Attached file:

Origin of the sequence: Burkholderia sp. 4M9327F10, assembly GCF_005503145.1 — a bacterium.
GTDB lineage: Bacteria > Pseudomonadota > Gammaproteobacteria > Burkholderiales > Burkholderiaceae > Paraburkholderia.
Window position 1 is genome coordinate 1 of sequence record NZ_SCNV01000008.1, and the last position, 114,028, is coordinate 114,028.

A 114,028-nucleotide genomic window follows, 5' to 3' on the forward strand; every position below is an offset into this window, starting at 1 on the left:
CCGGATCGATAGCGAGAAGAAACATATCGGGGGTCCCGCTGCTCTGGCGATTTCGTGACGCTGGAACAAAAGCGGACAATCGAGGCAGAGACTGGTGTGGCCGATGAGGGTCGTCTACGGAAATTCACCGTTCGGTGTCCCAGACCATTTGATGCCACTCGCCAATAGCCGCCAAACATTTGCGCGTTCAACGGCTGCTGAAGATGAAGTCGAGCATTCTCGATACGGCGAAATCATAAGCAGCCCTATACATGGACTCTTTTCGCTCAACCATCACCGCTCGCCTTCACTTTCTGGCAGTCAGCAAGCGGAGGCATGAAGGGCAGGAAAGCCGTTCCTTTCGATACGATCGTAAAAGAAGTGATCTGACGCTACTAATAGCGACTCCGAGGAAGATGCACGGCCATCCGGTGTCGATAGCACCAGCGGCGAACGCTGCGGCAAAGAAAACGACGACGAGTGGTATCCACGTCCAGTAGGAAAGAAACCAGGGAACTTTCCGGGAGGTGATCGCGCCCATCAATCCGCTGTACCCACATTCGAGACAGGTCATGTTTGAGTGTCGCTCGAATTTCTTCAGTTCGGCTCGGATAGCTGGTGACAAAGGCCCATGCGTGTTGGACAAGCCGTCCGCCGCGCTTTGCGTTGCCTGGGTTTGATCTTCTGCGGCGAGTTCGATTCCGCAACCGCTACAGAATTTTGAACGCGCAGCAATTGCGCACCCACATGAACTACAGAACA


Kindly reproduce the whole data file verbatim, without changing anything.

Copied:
Origin of the sequence: Burkholderia sp. 4M9327F10, assembly GCF_005503145.1 — a bacterium.
GTDB lineage: Bacteria > Pseudomonadota > Gammaproteobacteria > Burkholderiales > Burkholderiaceae > Paraburkholderia.
Window position 1 is genome coordinate 1 of sequence record NZ_SCNV01000008.1, and the last position, 114,028, is coordinate 114,028.

A 114,028-nucleotide genomic window follows, 5' to 3' on the forward strand; every position below is an offset into this window, starting at 1 on the left:
CCGGATCGATAGCGAGAAGAAACATATCGGGGGTCCCGCTGCTCTGGCGATTTCGTGACGCTGGAACAAAAGCGGACAATCGAGGCAGAGACTGGTGTGGCCGATGAGGGTCGTCTACGGAAATTCACCGTTCGGTGTCCCAGACCATTTGATGCCACTCGCCAATAGCCGCCAAACATTTGCGCGTTCAACGGCTGCTGAAGATGAAGTCGAGCATTCTCGATACGGCGAAATCATAAGCAGCCCTATACATGGACTCTTTTCGCTCAACCATCACCGCTCGCCTTCACTTTCTGGCAGTCAGCAAGCGGAGGCATGAAGGGCAGGAAAGCCGTTCCTTTCGATACGATCGTAAAAGAAGTGATCTGACGCTACTAATAGCGACTCCGAGGAAGATGCACGGCCATCCGGTGTCGATAGCACCAGCGGCGAACGCTGCGGCAAAGAAAACGACGACGAGTGGTATCCACGTCCAGTAGGAAAGAAACCAGGGAACTTTCCGGGAGGTGATCGCGCCCATCAATCCGCTGTACCCACATTCGAGACAGGTCATGTTTGAGTGTCGCTCGAATTTCTTCAGTTCGGCTCGGATAGCTGGTGACAAAGGCCCATGCGTGTTGGACAAGCCGTCCGCCGCGCTTTGCGTTGCCTGGGTTTGATCTTCTGCGGCGAGTTCGATTCCGCAACCGCTACAGAATTTTGAACGCGCAGCAATTGCGCACCCACATGAACTACAGAACA